3. I do my development with paper and pencil. I brainstorm scenes and possibilities, circling potentials and then I branch out from there. “What could happen from here?” I use paper taken from the copy room trash cans. Everybody prints one-sided. Why kill more trees? I have reams of the stuff at work, at home, in my car. And I use a Pentel P207 0.7mm mechanical pencil, blue (in a pinch, I could use a .05, but it’s a little distracting).

    I work more hours than a man should be allowed, so a lot of my development happens at work. I do it during my morning and afternoon breaks. I do it after lunch. I do it during crowded meetings where I’m not the guy talking and the topic is already well-understood.

    Writing the actual story longhand does happen on occasion, but not often. This is first draft type stuff I write in my car when I’ve taken one of my kids to trumpet, tennis or wrestling practice, or my wife wants to hit the mall for a bit of shopping (she’s usually pleased if I stay behind, in the car).

    • A 0.7mm man!

      I have for 30+ years used a machine pencil. Rotrig 600 0.7mm with B leads. My children use them as well. Bugs the crap out of their teachers. A B lead is the same darkness as a #1 pencil. More than dark enough for a standardized test. No yellow crap pencils in my house.

  4. I was touring the Galapagos. I knew the small yacht wouldn’t have any sort of internet connection, so I brought a journal and pen, thinking I might get some plotting done while unplugged. I did keep a sketchy record of the islands we visited, the species we saw, but when I tried to make sense of my notes, it drove home the point that I can’t “plot” in advance, AND, I can barely read my writing. I’ve grown so accustomed to being able to type almost as fast as I can think that the longhand method ends up being a hot mess. Until there’s a pen with cut/copy/paste options, I’m doomed.
    However, I do print out scenes in hard copy and make editing notes in longhand. (And I do use the backs of those pages again.)

  5. I’ll use paper and ink for brainstorming, mind-mapping, doodling, etc., when I’m developing an idea. But when it comes to words, I always type. I don’t want to have to repeat my labors. My hale and hearty AlphaSmart goes out with me often for pure typing, leaving the laptop sleeping at home.

    On those occasions when I don’t have a keyboard and the Muse caresses me, I’ll use my phone to do a little dictating into Google Docs.

    • That’s my standard MO. However, a couple of years ago, my wife drove the two of us to visit her father, and I took the opportunity to write using a legal pad and pen. While I normally insist on total silence to write, the car radio, traffic noise, and my wife’s occasional questioning of the legitimacy of other drivers didn’t bother me. In fact, I wrote one of my most successful short stories.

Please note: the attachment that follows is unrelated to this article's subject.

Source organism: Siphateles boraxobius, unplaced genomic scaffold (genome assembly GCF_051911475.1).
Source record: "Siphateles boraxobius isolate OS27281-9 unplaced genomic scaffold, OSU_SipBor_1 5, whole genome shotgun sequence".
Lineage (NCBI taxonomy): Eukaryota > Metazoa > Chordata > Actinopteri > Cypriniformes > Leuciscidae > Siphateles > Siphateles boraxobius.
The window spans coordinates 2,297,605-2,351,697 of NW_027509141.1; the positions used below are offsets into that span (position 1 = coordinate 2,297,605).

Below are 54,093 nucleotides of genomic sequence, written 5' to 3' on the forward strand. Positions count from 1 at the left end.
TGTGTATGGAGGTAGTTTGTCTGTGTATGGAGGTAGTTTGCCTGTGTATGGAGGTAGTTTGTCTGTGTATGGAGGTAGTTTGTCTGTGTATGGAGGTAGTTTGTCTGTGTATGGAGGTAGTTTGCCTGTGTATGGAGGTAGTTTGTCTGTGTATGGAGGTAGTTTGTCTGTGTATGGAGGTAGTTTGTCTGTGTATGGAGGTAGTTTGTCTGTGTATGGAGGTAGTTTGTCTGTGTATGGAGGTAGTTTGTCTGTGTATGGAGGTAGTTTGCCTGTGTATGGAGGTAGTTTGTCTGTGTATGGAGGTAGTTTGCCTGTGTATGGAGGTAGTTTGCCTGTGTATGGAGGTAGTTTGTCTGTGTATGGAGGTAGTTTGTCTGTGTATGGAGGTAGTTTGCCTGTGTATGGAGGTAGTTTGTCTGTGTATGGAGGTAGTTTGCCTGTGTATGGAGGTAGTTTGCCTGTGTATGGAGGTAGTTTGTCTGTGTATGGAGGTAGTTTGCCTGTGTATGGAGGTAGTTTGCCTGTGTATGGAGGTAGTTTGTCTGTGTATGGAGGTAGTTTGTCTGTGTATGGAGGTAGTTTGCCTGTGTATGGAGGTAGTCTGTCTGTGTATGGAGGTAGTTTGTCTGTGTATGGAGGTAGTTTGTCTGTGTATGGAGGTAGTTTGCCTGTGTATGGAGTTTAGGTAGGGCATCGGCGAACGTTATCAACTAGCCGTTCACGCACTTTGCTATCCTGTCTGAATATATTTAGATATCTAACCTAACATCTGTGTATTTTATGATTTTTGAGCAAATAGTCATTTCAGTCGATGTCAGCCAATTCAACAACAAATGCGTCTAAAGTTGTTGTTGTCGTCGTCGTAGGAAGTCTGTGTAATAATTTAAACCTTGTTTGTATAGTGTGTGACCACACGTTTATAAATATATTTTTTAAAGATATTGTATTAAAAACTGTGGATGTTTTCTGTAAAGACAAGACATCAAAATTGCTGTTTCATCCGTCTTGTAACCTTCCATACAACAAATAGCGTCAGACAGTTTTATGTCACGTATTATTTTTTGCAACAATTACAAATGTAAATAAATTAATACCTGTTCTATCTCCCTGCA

6. My situation is the same as what you described: when I’m stuck, or just need to noodle something out, I grab pen and paper for the same reason you describe: the tactile sensation seems to help me. I wonder if that’s something that will fall away as our generation does, as it seems to me the reason for this reliance on pen and paper might be a holdover to or childhoods, when we drew pictures or wrote stories with unfettered imaginations, pen(cil) and paper our only physical resources.

  7. I frequently prefer handwriting over computer but I don’t do it as much as I’d like due to it being speedier to type instead of handwrite. I more naturally equate ‘problem solving’ with writing by hand then I do by typing.

  8. How timely that you brought up this subject. I like to experiment, and I’m going to write all but the final version of my next short story long hand, just to see how it goes. I have a daily journaling habit, and I’ve noticed that the act of writing cursive relaxes me. It’ll be interesting to see if story ideas flow more easily when I’m relaxed.

  9. I heard a podcast a couple of years ago about a research project to compare the results of taking class notes on a laptop vs writing longhand. The result was that students remembered the material better when notes were taken in longhand rather than typed. The underlying reason seemed to be that typing in class is just scribing, but writing in longhand requires more thought to choose the important concepts since it takes longer.

    I’m not sure what this has to do with creative writing, but it appears there is a difference in the way we think when we’re doing one or the other.

    I tend to do all my writing on my laptop, but I print out sections of the manuscript and make hand written notes on them for revision. I think I’ll try writing a few chapters in longhand to see if it makes a difference.

    • I used to write my scenes’ plot points on Post-It Notes. Writing by hand creates a different pathway to the brain (remember how we–if you’re my age–were taught to spell, by seeing the word, writing it in the air, writing it on paper, etc?). And condensing a scene to a 3×3 piece of paper forces you to hit the main points. But anything more than that is more than I can deal with.

  10. I literally–in the true sense of the word–cannot read my own handwriting, so I must type everything. I learned to touch-type in the 10th grade and have hardly put pen to paper since. When I am away from the keyboard, I use my Neo.